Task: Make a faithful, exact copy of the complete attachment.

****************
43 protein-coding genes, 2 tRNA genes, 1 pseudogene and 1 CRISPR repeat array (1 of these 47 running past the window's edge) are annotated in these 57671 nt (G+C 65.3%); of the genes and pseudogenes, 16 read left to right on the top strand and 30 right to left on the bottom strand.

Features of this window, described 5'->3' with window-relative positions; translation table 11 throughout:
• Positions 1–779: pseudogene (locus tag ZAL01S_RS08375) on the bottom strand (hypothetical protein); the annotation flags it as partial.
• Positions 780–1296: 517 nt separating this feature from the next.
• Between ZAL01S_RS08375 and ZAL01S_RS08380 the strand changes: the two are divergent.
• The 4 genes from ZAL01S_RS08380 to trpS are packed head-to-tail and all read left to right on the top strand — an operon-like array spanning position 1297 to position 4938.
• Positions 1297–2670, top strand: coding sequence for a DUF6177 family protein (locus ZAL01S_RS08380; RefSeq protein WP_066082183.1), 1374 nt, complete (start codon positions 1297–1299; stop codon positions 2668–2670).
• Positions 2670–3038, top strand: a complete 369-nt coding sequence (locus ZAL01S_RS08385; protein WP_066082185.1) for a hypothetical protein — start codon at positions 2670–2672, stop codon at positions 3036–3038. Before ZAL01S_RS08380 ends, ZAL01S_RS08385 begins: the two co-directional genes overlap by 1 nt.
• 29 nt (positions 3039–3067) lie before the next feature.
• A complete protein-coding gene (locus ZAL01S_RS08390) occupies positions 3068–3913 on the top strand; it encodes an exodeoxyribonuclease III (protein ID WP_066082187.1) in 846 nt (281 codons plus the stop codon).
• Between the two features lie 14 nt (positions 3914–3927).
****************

43 protein-coding genes, 2 tRNA genes, 1 pseudogene and 1 CRISPR repeat array (1 of these 47 running past the window's edge) are annotated in these 57671 nt (G+C 65.3%); of the genes and pseudogenes, 16 read left to right on the top strand and 30 right to left on the bottom strand.

Features of this window, described 5'->3' with window-relative positions; translation table 11 throughout:
• Positions 1–779: pseudogene (locus tag ZAL01S_RS08375) on the bottom strand (hypothetical protein); the annotation flags it as partial.
• Positions 780–1296: 517 nt separating this feature from the next.
• Between ZAL01S_RS08375 and ZAL01S_RS08380 the strand changes: the two are divergent.
• The 4 genes from ZAL01S_RS08380 to trpS are packed head-to-tail and all read left to right on the top strand — an operon-like array spanning position 1297 to position 4938.
• Positions 1297–2670, top strand: coding sequence for a DUF6177 family protein (locus ZAL01S_RS08380; RefSeq protein WP_066082183.1), 1374 nt, complete (start codon positions 1297–1299; stop codon positions 2668–2670).
• Positions 2670–3038, top strand: a complete 369-nt coding sequence (locus ZAL01S_RS08385; protein WP_066082185.1) for a hypothetical protein — start codon at positions 2670–2672, stop codon at positions 3036–3038. Before ZAL01S_RS08380 ends, ZAL01S_RS08385 begins: the two co-directional genes overlap by 1 nt.
• 29 nt (positions 3039–3067) lie before the next feature.
• A complete protein-coding gene (locus ZAL01S_RS08390) occupies positions 3068–3913 on the top strand; it encodes an exodeoxyribonuclease III (protein ID WP_066082187.1) in 846 nt (281 codons plus the stop codon).
• Between the two features lie 14 nt (positions 3914–3927).